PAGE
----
Back in 1975, when Harold Wilson’s Labour government wanted to persuade voters of the merits of staying in the European Economic Community (EEC), they sent out a pamphlet – Britain’s New Deal in Europe – to every household. Lindsay Aqui says that historical precedent does not bode well for the Government's 2016 campaign.
This is a transcript of Professor David Cannadine's remarks at the Mile End Institute's event, Does Good Policy-Making Need Historians? at the British Academy
This is a transcript of Professor Margaret Macmillan's remarks at the Mile End Institute's event, Does Good Policy-Making Need Historians? at the British Academy.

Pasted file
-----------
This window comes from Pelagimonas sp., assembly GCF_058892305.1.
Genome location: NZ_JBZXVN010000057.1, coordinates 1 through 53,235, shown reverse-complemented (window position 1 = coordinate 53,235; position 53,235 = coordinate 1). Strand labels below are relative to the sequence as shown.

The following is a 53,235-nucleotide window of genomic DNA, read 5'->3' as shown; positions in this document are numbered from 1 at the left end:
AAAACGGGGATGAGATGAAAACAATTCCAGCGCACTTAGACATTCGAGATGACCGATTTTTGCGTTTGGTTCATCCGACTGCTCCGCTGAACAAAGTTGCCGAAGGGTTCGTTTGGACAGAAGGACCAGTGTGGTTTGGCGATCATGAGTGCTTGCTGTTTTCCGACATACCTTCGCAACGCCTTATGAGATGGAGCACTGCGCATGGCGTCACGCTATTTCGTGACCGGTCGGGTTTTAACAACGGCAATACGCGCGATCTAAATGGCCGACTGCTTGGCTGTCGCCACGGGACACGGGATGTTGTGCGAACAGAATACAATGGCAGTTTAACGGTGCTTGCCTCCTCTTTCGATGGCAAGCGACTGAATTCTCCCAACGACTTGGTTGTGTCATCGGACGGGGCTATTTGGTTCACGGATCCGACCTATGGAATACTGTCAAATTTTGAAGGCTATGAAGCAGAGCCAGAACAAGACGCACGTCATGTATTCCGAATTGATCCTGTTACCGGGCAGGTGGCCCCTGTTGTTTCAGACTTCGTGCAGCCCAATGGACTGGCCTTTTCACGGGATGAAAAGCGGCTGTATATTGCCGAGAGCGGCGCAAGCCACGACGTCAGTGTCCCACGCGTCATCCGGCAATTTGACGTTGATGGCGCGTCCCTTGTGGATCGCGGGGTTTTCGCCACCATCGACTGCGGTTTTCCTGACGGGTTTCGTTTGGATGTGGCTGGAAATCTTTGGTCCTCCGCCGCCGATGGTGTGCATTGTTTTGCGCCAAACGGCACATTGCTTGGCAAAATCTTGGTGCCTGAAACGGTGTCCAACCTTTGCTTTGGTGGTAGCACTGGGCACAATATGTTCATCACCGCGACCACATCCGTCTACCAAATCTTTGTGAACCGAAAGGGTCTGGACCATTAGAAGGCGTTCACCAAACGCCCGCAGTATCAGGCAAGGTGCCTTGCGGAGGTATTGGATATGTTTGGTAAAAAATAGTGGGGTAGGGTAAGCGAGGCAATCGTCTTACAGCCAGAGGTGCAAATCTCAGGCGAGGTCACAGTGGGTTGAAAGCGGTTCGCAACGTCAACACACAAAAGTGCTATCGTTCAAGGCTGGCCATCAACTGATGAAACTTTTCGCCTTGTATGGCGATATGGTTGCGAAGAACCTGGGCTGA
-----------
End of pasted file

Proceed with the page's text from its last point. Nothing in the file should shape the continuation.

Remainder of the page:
Devolution: A state of the nation assessment
16 March 2016
For all the focus on Europe, it could be devolution that is the critical constitutional change of our era. Ahead of the Budget, Andrew Walker looks in depth at the prospects for radical change in local government.
The Mile End Institute has published Britain and the European Union: Lessons from History, examining how the UK's applications for membership and the 1975 referendum influence today's debate.
Sunday trading and the limits of EVEL
11 March 2016
This week, MPs defeated the government by 317 votes to 286 on its proposals to relax Sunday trading rules. But although the policy would have applied only in England and Wales, the votes of Scottish MPs proved decisive. Daniel Gover and Michael Kenny discuss the territorial dimensions to this episode, and why the recent ‘English Votes for English Laws’ reform did not help the government to pass its legislation.